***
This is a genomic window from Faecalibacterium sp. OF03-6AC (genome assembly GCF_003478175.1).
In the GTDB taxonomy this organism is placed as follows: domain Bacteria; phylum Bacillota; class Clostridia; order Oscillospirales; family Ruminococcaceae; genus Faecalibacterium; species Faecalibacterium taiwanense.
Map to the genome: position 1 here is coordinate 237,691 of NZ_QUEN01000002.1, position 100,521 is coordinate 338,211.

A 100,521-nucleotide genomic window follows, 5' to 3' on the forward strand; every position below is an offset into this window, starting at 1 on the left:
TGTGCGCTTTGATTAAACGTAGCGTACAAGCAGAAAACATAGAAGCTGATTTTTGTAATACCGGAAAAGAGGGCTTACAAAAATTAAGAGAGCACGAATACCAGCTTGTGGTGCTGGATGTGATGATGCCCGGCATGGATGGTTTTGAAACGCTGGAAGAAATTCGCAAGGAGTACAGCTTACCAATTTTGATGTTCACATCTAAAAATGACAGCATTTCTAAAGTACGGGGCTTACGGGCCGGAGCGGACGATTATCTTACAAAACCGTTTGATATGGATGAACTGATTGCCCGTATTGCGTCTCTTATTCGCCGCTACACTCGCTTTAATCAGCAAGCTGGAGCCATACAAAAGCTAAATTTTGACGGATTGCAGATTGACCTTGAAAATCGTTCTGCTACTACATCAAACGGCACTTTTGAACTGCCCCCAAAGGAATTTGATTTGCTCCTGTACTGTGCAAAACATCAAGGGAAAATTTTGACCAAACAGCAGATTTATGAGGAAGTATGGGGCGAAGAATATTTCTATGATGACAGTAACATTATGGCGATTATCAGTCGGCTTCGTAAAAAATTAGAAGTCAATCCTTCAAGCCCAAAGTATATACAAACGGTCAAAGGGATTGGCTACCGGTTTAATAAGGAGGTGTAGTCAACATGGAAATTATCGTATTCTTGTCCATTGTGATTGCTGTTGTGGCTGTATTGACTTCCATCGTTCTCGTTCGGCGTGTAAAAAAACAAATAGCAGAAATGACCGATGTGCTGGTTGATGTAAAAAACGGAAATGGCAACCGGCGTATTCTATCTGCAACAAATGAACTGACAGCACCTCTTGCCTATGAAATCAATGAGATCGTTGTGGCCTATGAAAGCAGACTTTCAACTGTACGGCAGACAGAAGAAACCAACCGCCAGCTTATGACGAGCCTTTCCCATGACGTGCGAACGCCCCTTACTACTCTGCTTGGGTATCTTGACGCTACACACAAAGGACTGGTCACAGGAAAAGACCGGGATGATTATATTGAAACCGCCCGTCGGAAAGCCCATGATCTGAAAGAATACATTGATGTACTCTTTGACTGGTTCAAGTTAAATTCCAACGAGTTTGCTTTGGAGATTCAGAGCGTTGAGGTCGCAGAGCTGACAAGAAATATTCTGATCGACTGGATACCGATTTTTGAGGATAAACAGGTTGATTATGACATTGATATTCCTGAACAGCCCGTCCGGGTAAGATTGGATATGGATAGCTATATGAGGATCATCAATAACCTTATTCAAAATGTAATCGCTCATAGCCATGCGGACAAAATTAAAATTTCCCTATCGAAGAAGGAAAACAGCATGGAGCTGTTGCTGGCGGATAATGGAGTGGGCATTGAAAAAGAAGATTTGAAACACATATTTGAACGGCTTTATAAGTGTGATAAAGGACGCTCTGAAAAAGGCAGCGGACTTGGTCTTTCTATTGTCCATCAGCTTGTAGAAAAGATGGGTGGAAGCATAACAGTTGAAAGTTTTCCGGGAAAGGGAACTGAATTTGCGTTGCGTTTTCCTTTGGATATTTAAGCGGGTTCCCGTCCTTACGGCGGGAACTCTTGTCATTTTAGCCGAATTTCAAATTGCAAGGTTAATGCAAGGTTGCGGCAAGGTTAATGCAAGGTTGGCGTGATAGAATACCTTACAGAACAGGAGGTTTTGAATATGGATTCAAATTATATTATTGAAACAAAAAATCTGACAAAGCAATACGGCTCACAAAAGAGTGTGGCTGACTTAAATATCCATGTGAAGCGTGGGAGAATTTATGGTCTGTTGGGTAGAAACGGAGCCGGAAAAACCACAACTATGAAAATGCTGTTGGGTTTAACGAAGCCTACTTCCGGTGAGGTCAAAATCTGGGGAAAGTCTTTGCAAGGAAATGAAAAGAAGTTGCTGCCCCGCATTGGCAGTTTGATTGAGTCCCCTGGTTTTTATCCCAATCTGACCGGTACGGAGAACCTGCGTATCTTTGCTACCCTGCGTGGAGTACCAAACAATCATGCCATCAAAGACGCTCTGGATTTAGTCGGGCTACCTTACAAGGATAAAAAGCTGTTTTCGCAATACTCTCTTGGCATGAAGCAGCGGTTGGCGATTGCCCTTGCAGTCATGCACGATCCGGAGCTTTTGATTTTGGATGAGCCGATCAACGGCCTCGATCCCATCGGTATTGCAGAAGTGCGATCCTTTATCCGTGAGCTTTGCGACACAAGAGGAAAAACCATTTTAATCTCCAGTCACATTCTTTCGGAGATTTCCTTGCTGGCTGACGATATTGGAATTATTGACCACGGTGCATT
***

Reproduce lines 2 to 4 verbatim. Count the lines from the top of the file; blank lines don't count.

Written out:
In the GTDB taxonomy this organism is placed as follows: domain Bacteria; phylum Bacillota; class Clostridia; order Oscillospirales; family Ruminococcaceae; genus Faecalibacterium; species Faecalibacterium taiwanense.
Map to the genome: position 1 here is coordinate 237,691 of NZ_QUEN01000002.1, position 100,521 is coordinate 338,211.

A 100,521-nucleotide genomic window follows, 5' to 3' on the forward strand; every position below is an offset into this window, starting at 1 on the left: